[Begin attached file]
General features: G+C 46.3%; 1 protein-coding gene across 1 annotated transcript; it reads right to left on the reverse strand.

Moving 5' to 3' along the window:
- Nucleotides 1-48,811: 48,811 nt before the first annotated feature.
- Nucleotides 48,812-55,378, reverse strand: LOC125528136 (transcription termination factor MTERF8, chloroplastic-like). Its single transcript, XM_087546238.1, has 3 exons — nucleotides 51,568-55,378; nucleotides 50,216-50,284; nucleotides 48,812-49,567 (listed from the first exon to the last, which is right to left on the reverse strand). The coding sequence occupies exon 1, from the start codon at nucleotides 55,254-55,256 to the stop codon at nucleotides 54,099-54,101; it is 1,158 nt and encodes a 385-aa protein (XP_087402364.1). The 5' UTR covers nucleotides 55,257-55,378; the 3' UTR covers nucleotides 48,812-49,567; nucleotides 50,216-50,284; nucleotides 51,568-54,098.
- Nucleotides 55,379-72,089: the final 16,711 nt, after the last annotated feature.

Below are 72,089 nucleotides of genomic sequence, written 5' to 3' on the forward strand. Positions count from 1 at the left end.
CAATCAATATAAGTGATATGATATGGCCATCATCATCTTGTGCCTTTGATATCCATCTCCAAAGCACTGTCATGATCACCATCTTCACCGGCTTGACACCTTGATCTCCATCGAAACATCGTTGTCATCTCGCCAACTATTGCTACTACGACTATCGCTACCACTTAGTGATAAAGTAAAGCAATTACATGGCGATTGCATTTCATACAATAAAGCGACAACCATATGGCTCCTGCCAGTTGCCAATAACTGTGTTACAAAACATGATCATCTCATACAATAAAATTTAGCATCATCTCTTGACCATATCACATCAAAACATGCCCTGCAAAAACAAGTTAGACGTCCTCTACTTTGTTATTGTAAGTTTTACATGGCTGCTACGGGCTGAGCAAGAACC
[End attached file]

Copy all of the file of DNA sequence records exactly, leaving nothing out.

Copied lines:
General features: G+C 46.3%; 1 protein-coding gene across 1 annotated transcript; it reads right to left on the reverse strand.

Moving 5' to 3' along the window:
- Nucleotides 1-48,811: 48,811 nt before the first annotated feature.
- Nucleotides 48,812-55,378, reverse strand: LOC125528136 (transcription termination factor MTERF8, chloroplastic-like). Its single transcript, XM_087546238.1, has 3 exons — nucleotides 51,568-55,378; nucleotides 50,216-50,284; nucleotides 48,812-49,567 (listed from the first exon to the last, which is right to left on the reverse strand). The coding sequence occupies exon 1, from the start codon at nucleotides 55,254-55,256 to the stop codon at nucleotides 54,099-54,101; it is 1,158 nt and encodes a 385-aa protein (XP_087402364.1). The 5' UTR covers nucleotides 55,257-55,378; the 3' UTR covers nucleotides 48,812-49,567; nucleotides 50,216-50,284; nucleotides 51,568-54,098.
- Nucleotides 55,379-72,089: the final 16,711 nt, after the last annotated feature.

Below are 72,089 nucleotides of genomic sequence, written 5' to 3' on the forward strand. Positions count from 1 at the left end.
CAATCAATATAAGTGATATGATATGGCCATCATCATCTTGTGCCTTTGATATCCATCTCCAAAGCACTGTCATGATCACCATCTTCACCGGCTTGACACCTTGATCTCCATCGAAACATCGTTGTCATCTCGCCAACTATTGCTACTACGACTATCGCTACCACTTAGTGATAAAGTAAAGCAATTACATGGCGATTGCATTTCATACAATAAAGCGACAACCATATGGCTCCTGCCAGTTGCCAATAACTGTGTTACAAAACATGATCATCTCATACAATAAAATTTAGCATCATCTCTTGACCATATCACATCAAAACATGCCCTGCAAAAACAAGTTAGACGTCCTCTACTTTGTTATTGTAAGTTTTACATGGCTGCTACGGGCTGAGCAAGAACC